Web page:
*It's funny, because a few weeks after I wrote this, the show went off the air. Oh well.
I haven’t watched Cartoon Network (CN) since I was about ten years old. It was always full of mindless cartoons and ultimately, I was ready to move on. So when I heard about the new TV show, Unnatural History, I wasn’t too sure, but I thought I would give it a try.
Not only did I like the live-action show (no, it’s not a cartoon), I fell in love.
Unnatural History is the story of Henry Griffin, played by actor Kevin G. Shmidt, a teenager who has traveled the world with his anthropologist parents, learning and studying the ways of different cultures.
But now Henry has been sent to live with his uncle and cousin in Washington D.C to attend a high school in the National Museum Complex (NMC) in the hopes that he would stay out of the trouble he always seems to be getting into.
Henry’s cousin Jasper Bartlett (played by Jordan Gavaris), is the tech-savvy part of the group who often serves as bait in many of the adventures that Henry and his friends encounter.
Finally, his fellow student Maggie Winnock (played by Italia Ricci), smart and obsessive, completes the group. Her photographic memory helps the group solve mysteries and ultimately, add unknown facts to history, often proving theories and myths to be truthful.
Unnatural History is the perfect mix of National Treasure, Night at the Museum, and even a little of The Da Vinci Code. This show has a great mix of adventure and mystery while incorporating accurate historical facts.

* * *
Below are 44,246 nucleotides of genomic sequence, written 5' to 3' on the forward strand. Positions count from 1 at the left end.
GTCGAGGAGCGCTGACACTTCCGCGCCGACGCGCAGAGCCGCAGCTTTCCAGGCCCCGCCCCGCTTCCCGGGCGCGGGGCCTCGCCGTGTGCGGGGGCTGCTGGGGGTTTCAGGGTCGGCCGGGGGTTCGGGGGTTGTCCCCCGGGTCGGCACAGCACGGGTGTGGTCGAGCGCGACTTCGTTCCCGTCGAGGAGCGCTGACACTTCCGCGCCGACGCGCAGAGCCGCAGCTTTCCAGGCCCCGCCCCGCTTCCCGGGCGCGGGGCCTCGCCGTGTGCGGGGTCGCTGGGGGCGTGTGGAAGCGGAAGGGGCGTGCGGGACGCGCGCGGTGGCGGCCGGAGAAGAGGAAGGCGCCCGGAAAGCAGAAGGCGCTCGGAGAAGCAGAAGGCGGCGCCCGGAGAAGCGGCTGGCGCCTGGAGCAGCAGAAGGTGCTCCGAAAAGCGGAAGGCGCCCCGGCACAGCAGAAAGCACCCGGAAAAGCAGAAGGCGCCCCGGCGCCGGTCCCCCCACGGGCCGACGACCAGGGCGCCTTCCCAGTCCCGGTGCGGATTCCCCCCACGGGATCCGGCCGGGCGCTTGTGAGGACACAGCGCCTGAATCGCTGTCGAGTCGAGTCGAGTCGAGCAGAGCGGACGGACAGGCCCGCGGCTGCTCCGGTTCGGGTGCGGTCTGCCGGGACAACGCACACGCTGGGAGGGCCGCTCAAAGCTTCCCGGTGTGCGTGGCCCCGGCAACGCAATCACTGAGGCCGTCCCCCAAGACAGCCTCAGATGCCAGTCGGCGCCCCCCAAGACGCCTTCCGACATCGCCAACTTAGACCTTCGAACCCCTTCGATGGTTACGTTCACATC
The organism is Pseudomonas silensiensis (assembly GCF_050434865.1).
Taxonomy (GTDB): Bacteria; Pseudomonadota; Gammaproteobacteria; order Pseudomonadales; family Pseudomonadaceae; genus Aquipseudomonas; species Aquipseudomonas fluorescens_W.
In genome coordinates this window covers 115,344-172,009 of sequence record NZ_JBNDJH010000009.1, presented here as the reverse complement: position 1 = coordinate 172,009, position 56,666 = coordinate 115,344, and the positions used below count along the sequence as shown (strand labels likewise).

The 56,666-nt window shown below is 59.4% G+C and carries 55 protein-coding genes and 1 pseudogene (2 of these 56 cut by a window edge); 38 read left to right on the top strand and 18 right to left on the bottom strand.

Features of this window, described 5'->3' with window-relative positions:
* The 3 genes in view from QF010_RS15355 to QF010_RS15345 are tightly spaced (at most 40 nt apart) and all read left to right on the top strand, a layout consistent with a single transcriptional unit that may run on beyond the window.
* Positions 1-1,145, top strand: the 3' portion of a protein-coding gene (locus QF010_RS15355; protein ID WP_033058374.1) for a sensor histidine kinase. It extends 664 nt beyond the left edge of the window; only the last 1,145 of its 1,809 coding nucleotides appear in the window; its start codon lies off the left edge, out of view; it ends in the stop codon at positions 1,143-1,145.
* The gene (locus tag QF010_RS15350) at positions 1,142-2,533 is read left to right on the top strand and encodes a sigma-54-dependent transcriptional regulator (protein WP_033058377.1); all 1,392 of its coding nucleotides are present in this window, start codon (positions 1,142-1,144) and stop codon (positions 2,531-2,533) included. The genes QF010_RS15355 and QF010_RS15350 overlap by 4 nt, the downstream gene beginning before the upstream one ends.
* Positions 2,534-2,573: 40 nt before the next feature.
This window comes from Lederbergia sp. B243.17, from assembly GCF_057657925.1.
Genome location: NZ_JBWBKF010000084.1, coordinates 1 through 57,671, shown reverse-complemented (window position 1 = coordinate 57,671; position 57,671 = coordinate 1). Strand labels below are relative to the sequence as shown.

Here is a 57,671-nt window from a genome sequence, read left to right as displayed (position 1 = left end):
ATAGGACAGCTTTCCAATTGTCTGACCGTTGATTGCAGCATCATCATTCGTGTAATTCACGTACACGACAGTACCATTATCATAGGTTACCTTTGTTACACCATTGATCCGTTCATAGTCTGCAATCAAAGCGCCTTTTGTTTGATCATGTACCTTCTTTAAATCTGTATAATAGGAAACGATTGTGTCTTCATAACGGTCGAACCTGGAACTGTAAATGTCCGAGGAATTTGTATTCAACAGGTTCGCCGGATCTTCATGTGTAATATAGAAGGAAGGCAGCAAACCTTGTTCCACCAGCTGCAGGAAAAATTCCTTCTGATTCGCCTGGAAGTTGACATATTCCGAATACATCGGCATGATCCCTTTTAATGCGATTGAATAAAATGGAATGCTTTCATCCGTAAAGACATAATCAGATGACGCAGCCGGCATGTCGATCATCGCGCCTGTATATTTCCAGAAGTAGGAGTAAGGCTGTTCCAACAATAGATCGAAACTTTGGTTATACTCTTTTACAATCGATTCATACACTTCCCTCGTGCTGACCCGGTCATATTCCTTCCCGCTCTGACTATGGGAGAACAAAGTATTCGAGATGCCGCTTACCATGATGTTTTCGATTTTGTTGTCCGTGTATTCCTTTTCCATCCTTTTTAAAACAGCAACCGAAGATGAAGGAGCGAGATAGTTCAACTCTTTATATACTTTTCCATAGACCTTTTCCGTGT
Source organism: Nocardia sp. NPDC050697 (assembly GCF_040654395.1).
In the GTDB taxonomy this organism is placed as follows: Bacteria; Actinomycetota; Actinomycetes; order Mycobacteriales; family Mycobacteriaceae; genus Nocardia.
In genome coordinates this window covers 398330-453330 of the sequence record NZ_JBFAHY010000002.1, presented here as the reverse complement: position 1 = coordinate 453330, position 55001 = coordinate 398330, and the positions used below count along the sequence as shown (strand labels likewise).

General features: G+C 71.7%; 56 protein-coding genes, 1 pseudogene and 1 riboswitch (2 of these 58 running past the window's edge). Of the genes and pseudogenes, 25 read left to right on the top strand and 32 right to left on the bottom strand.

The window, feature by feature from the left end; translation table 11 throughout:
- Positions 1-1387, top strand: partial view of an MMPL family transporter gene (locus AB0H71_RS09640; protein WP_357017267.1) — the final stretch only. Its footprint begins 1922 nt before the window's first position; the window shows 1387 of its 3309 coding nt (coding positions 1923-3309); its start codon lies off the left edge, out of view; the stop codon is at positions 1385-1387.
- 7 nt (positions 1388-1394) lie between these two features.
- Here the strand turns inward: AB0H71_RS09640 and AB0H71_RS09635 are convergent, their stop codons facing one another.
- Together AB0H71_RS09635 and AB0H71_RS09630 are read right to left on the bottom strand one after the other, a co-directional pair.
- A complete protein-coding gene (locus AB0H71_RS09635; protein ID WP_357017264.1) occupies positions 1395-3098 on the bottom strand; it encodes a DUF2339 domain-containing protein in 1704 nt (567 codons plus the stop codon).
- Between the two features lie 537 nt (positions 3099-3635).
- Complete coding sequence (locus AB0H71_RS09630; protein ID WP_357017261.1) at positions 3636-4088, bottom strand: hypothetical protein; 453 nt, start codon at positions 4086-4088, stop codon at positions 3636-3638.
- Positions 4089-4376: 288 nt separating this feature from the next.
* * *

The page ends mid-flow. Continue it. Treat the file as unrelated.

And if you really wanted to, the basic story line of a group of friends solving mysteries can be compared to our childhood favorite Scooby-Doo.
The makers of Unnatural History have managed to educate viewers without the boring regurgitation of dry facts that teenagers would not care about otherwise, such as George Washington’s overdue library book and the use of the enigma machine in World War II.
The personalities of the characters blend perfectly together and the setting of D.C. and the NMC provide the perfect backdrop to the danger and mystery that surrounds the historical objects and artifacts. A sense of danger and the unknown is present in every episode, and I find myself wanting to know the truth as much as Henry, Jasper, and Maggie.
Viewers and critics have fallen in love with the plotline, the quirky personalities of the characters, and the adventurous, awe-inspiring history that inevitably works its way into more than just last Tuesday’s episode.
The show may be subject to CN’s background of mindless cartoons – many of you may have given up on the channel, pushing Unnatural History into the shadows. But those of you who are like I used to be, cynical of Cartoon Network’s content, you should give this show a chance. I guarantee you will walk away satisfied, and you may even find that you now a little bit about the next subject in your US History class.
Unnatural History usually airs Tuesday nights at 9:00 pm on Cartoon Network. But if you miss Tuesday’s episode because you’re caught up in homework, CN replays the latest episode Sunday nights at 9:00 pm.